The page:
What is Parental Alienation?
Upon separation, it is disappointingly common for a parent to speak negatively of the other parent to the child, urging the child to “choose sides” in an attempt to become the child’s “favourite parent”.
A parent’s continuous degradation of the other parent can result in psychological manipulation of the child to become resistant and hostile towards the other parent for no justified reason. In turn, the child’s relationship with the other parent may break down, causing the other parent to become alienated from the child.
This is known as parental alienation and is most common where the child is living with one parent and becomes brainwashed to believe that the other parent (the “alienated parent”) is bad, evil, dangerous etc.
This psychological manipulation may be deliberate or inadvertent, where a parent’s negative opinion of the alienated parent unintentionally translates onto the child, distorting the child’s view of the alienated parent.
Whether intentional or not, parental alienation is extremely harmful to the child, causing the child to develop warped views of the alienated parent for no justified reason, and in the long term causing unnecessary and potentially irreversible damage to the parent-child relationship.
As a result, it is unsurprising that in W, KM v K, J, the Court noted: “parental alienation is exceptionally harmful to children and can be seen as a kind of emotional abuse and thus in the best interests of the child, should be rectified immediately”  HKCU 1204 at §18, citing HHJ B. Chu in PFH v CMS (unrep., FCMC 9655/2005, 17 October 2007).
Although the term “parental alienation” was first coined by the child psychologist Richard Gardner in the 1980s, it has gained increasing traction in recent years, being recognised by the Courts and organisations such as the Children and Family Court Advisory Support Service (“CAFCASS”).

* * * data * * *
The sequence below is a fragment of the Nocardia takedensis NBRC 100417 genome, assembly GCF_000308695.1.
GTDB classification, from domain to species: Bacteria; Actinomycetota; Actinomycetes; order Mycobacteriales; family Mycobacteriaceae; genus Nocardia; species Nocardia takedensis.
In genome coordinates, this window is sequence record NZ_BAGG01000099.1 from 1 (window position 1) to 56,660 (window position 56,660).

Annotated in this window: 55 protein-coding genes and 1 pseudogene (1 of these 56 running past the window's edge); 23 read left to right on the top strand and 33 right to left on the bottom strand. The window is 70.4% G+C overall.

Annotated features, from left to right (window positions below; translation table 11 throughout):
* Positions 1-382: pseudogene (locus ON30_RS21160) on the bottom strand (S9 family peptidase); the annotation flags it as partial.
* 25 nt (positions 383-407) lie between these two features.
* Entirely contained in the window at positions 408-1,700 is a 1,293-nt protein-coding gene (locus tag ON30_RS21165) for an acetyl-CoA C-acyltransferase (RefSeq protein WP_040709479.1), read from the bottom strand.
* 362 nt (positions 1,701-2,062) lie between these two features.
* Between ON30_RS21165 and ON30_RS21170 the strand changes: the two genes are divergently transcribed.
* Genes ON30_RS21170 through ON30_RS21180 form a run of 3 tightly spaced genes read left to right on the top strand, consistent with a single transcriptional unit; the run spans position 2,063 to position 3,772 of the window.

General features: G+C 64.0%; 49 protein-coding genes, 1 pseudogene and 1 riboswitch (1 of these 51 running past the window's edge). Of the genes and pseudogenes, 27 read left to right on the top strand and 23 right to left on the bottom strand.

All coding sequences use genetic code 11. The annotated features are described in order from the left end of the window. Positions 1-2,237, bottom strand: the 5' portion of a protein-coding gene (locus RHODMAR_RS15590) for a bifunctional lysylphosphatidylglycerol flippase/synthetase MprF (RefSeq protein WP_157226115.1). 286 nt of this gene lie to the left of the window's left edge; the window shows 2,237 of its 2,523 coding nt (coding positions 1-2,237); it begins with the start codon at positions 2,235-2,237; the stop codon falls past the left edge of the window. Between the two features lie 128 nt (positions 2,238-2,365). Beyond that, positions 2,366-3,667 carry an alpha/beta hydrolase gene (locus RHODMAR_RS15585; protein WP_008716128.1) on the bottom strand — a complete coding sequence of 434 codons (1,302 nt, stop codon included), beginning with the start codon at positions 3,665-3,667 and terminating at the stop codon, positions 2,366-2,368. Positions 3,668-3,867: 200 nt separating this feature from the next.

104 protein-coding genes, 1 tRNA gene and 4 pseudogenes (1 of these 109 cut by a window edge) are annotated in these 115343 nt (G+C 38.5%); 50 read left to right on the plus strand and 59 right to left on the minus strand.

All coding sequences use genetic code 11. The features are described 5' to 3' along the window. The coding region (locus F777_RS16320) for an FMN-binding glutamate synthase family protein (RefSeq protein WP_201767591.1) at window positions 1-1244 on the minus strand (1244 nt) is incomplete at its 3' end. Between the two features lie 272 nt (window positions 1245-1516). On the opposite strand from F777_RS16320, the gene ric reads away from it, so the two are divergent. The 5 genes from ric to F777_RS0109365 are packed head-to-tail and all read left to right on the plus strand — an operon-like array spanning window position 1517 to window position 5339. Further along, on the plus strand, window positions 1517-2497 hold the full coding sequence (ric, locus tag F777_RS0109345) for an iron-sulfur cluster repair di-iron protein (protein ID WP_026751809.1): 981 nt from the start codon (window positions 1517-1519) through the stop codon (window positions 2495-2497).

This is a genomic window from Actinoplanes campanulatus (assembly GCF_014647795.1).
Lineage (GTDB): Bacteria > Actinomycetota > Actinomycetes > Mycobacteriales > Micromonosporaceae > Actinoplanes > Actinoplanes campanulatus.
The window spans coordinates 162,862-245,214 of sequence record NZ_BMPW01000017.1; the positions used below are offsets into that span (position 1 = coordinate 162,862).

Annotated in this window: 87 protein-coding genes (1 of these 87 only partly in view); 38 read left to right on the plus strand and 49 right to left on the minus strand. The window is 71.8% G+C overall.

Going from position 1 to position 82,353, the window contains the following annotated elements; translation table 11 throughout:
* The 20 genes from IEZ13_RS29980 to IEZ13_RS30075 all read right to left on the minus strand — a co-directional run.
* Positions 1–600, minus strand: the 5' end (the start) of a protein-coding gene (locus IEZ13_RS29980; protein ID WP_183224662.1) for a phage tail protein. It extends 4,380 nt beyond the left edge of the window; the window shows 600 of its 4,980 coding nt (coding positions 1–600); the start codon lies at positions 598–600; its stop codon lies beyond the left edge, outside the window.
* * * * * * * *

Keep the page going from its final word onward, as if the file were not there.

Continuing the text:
In light of the harmful effect of parental alienation on children and its increasing recognition, particularly in the context of legal proceedings, it is important to understand the signs and implications of parental alienation which will be discussed in this article.
What are the Signs of Parental Alienation?
As parental alienation is not something that is diagnosed, it is vital to look at “alienating behaviours” to determine whether parental alienation may be present (Re C (‘parental alienation’; instruction of expert)  EWHC 345 (fam) at §103).
CAFCASS has defined alienating behaviours as an “ongoing pattern of negative attitudes, beliefs and behaviours of one parent (or carer) that have the potential or expressed intent to undermine or obstruct the child’s relationship with the other parent.”
Some examples of alienating behaviour may include:
- A parent suspending all contact between the alienated parent and child;
- A parent refusing to cooperate with the alienated parent, for instance over schooling decisions (Re H (parental alienation) PA v TT and another EWHC 2723 (Fam));
- A parent speaking of the alienated parent in a degrading manner to the child, for instance by calling them names or attacking their character (Re S (parental alienation: cult) EWCA Civ 568).
As a result of this psychological manipulation, the child may show signs that could indicate alienation. For instance, in Re H (parental alienation) PA v TT and another  EWHC 2723 (Fam), the psychologist Dr. Braier assessed the child, Mother and Father, and found that the Mother was projecting her negative views of the Father onto the child, causing the Father to become alienated from the child. It was evident that the child had been manipulated as they expressed only negative views about the Father, and only positive views about the Mother, whereas a child would usually have some mixed feelings towards both parents. Additionally, the child and Father had enjoyed a loving and healthy relationship before the parents’ separation, so there was no legitimate or material explanation for the child’s rejection of the Father.
Another indicatory sign could be the child’s negative words contrasting their behaviour. In W, KM v K, J  HKCU 1204, the Single Joint Expert Report revealed that the Father told the child that the Mother was a “bad person” because she had “taken his money”. This manipulation resulted in the child claiming to be “scared” of the Mother. However, when seeing the Mother, the child was observed to run towards her in excitement and showed physical affection, demonstrating that the child was not actually scared of her. This made it apparent that the Father had been putting words into the child’s mouth to try and alienate the Mother.